ASZ: Absolutely. My writing has changed a lot, and I’ve changed a lot as a person, even just since putting the manuscript together in 2015. So the poems in the book from as far back as 2012 feel very foreign to me now. For me personally, the book feels like a kind of time capsule. It never feels like I didn’t write the poems, because I remember the things I wrote about so vividly (to the point where it’s almost painful to read parts of the book). It’s more like, ‘Wow, I feel so far from where I was when I wrote this.’ And I am grateful for that distance, and the book reminds me of how far I’ve come, which I often forget.
AMN: All right, let’s wrap this up. What do you think? We’re indie writers who work with indie presses, right, so that means we have to do a lot of our own promotion. What are your plans for promoting the book? Are you going on tour? What are your hopes for 2017? Any fun plans? Any fun projects in the works?
Also, please use this space to say whatever you’d like that you want to talk about that I didn’t ask about or whatever. 🙂
ASZ: Yeah! I’m doing a bunch of readings in Philly, including a release party. Working out the details of a release event in NYC, as well. And I’m in the planning stages for a west coast tour this spring! I’m fortunate to have a lot of energy to devote to book promotion at the moment, so I’m really just throwing myself into it.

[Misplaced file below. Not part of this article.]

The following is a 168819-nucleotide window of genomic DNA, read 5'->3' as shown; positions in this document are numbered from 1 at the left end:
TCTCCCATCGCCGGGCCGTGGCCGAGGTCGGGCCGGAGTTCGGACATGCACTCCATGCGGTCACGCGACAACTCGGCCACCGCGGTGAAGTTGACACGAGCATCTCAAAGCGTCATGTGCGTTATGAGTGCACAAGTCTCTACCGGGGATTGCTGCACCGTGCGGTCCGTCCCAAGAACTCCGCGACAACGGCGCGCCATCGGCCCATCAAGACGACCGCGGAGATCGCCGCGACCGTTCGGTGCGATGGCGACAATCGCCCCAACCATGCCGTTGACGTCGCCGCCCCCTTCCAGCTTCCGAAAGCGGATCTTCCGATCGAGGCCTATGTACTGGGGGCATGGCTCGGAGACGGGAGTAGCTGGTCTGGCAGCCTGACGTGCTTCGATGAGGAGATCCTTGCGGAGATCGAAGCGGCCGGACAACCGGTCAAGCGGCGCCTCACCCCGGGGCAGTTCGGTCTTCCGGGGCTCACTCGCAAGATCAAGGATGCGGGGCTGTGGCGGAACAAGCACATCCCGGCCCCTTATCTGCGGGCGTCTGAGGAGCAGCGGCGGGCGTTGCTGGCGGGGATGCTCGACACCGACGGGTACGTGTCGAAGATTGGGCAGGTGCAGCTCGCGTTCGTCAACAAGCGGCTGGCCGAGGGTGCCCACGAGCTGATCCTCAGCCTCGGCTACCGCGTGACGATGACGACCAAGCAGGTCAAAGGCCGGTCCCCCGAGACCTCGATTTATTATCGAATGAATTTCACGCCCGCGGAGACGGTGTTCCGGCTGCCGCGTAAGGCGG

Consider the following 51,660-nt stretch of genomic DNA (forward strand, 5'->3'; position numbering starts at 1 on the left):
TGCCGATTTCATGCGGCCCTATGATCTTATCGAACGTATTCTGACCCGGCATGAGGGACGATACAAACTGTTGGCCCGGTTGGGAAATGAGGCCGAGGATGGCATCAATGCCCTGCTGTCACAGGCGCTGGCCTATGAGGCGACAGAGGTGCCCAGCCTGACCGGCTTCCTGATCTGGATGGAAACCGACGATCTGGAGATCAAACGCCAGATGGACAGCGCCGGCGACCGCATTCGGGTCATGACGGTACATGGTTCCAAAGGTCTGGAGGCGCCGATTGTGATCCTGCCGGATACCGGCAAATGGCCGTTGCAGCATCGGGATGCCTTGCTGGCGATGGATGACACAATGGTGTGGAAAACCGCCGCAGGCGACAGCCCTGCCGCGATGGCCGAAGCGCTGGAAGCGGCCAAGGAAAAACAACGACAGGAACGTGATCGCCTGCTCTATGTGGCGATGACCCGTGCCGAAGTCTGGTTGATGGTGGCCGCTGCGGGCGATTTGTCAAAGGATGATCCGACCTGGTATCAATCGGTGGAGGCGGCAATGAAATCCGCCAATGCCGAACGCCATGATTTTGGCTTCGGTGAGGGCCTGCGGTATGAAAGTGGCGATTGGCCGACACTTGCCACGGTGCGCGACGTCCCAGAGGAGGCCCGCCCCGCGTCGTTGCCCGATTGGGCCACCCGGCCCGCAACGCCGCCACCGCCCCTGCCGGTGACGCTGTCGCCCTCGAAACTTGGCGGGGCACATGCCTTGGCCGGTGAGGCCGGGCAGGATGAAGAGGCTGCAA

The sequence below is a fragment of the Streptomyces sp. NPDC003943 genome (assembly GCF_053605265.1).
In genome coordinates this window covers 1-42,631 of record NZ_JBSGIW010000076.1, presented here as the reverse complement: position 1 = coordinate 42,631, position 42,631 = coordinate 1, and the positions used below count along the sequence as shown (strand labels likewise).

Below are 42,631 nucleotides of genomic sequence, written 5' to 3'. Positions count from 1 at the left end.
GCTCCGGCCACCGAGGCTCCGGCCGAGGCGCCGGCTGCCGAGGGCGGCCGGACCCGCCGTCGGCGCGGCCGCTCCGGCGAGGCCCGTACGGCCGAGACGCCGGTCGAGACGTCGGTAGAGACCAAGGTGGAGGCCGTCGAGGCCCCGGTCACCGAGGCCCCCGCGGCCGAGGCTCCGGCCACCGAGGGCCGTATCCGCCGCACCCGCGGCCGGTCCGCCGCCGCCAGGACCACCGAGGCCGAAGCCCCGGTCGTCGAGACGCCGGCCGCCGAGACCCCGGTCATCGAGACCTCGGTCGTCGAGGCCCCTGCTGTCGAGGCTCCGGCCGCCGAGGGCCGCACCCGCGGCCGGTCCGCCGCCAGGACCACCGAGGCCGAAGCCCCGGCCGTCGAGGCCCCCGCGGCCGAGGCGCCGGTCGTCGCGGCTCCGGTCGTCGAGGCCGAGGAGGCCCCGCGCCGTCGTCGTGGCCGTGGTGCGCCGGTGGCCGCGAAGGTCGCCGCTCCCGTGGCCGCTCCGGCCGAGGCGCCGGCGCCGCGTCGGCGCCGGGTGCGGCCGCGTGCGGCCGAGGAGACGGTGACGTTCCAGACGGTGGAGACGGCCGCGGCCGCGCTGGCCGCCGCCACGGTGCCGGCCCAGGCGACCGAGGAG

I’ve also just started working for a local literary mag here (Apiary Magazine). So I’m looking forward to involving myself further in the Philly poetry community, continuing my work with Voicemail Poems, and touring / promoting the book.
And, as always, to continuing to work on new poems (& possibly other forms)! There have been times when I’ve really questioned the value of what I’m doing and let my self-doubt get the better of me, but at least for the moment, I feel motivated & determined to keep working at this.
AMN: Thank you for doing this interview. What did you think of it? Any areas in which I could improve as an interviewer? Please be honest.
Amy Saul-Zerby is a Philadelphia-based poet. Her first collection, Paper Flowers Imaginary Birds, was published by Be About It Press in January of 2017. Her writing has also appeared in TheNewerYork, Painted Bride Quarterly, Spy Kids Review and The YOLO Pages, and she is managing editor of Voicemail Poems & multimedia editor of APIARY Magazine.